Mike Lipka offers insight into the knowledge management services offered by the NASA Safety Center.
Mike Lipka is responsible for the design and implementation of the knowledge management program for the NASA Safety Center (NSC) and the safety and mission assurance (SMA) community. His core work focuses on addressing knowledge strategy and needs assessments, developing communities of practice, and identifying and implementing knowledge sharing opportunities.
ASK the Academy (ATA): What are some of the most prominent knowledge challenges in your organization?
Mike Lipka: In safety and mission assurance, a prominent challenge is the center SMA offices do not always have time to reach out and discover who is doing what across the other center SMA offices. Many Safety groups have similar problems, and it can be helpful to hear the stories about how someone or a team met a similar challenge.
ATA: Are there any successful knowledge efforts in your organization that you’d like to highlight?
Lipka: At the last meeting of safety directors and occupational health managers at KSC, we conducted a “Collaboration Café” event. We looked to those in attendance to identify several high-level opportunities to discuss [what]. Collaboration Café participants were divided into small discussion groups, moderated by a “knowledge barista,” and were able to bring their own ideas to the table, ask questions and provide feedback, rotating through each of the SMA subjects. At the conclusion of the three sessions, the knowledge baristas summarized the participants’ suggestions and highlighted the key six areas for follow-up. We then took this “Top Six” list and began working on the issues that were identified. We have been able to answer the mail on these Top Six and provide information and knowledge that is relevant to how SMA staff do their work. We have done several other knowledge sharing events, and I find the peer-to-peer knowledge sharing the most relevant and interesting knowledge management activity.
We also began a new program called the SMA Discussion Forum. This program gives safety and mission assurance personnel an opportunity to listen to a presentation on SMA topics and participate in a facilitated discussion. SMA members are able to ask questions, and are encouraged to lend their own knowledge and experience to the exchange of ideas. We webcast these events so all Center SMA Offices have a chance to learn and participate as a group.
ATA: Are there knowledge management efforts—either within NASA or other organizations—that you find particularly remarkable or innovative?
Lipka: Yes. I am impressed with what Ed Rogers has done at GSFC. He has developed a whole approach that encompasses all of Goddard. He and his team plan out their program well in advance. His case study approach resonates extremely well with both published cases and in-person knowledge sharing, and his Pause and Learn sessions are good ways to for teams to reflect on what has transpired and how it effects what one (or a team) might do differently in the future. His Road to Mission Success program encapsulates the knowledge of what Goddard does and how/why they do it and is a model for onboarding new employees and helping current ones fill in the gaps about their center and its missions.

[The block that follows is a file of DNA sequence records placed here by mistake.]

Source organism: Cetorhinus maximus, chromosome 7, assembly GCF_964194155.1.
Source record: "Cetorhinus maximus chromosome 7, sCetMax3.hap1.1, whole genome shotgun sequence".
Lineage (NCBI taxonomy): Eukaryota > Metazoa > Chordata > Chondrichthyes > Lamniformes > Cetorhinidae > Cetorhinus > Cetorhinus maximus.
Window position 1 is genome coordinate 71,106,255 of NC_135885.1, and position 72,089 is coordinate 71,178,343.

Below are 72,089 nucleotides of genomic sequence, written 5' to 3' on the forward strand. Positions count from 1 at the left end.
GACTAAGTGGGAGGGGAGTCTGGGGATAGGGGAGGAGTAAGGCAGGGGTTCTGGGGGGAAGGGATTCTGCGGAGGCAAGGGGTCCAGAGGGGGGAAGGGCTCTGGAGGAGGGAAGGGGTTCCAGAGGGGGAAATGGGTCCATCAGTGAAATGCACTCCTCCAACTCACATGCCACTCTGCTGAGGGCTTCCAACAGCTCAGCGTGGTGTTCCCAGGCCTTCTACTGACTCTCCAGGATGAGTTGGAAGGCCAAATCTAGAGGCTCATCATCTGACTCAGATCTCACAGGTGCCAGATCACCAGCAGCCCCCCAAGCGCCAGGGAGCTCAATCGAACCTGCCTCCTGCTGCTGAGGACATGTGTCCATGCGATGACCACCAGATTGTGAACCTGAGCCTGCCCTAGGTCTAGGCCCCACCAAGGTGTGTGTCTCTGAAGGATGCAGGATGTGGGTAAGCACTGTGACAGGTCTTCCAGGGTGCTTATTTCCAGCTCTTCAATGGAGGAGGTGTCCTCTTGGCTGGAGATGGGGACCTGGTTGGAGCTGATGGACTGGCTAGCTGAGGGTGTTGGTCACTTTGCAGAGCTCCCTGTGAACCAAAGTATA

Jean Engle and her team at JSC have done an outstanding job building the Johnson Knowledge Online site. Their Shuttle Knowledge Console has a staggering wealth of program knowledge. They have developed deep expertise in building taxonomies and semantic search capabilities and I like their “teach a man to fish” approach, which they employ to help teach others how to develop in-house knowledge capability. Also, their storytelling program is very good and their Voices (local JSC people) videos help preserve the organizational memory of the center.
Dave Lengyel in the Human Exploration and Operations Mission Directorate has done a lot of good work with developing and maintaining both his online community of practice and multiple wikis (e.g., “Riskipedia”). Dave is the thought leader in integrating knowledge management and risk management.
Overall, I am glad to see APPEL taking a hands-on approach to establishing the Chief Knowledge Officer (CKO) role at the centers and developing at an enterprise knowledge sharing strategy by collaborating with the CKOs.
ATA: What’s the biggest misunderstanding that people have about knowledge?
Lipka: I think sometimes people undervalue the knowledge that they have. Sometimes a person can be so close to their own program or project and think, “Well, everybody knows that,” when in fact everyone may not. So many times people are facing the same problems and issues, and a little insight to these common problems goes a long way.
Read more interviews with the NASA Knowledge community:
Johnson Space Center’s Jean Engle and Brent Fontenot
Aeronautics Research Mission Directorate’s Susan Minor
Stennis Space Center’s John Stealey
Langley Research Center’s Manjula Ambur
Marshall Space Flight Center’s Dale Thomas
Kennedy Space Center’s Michael Bell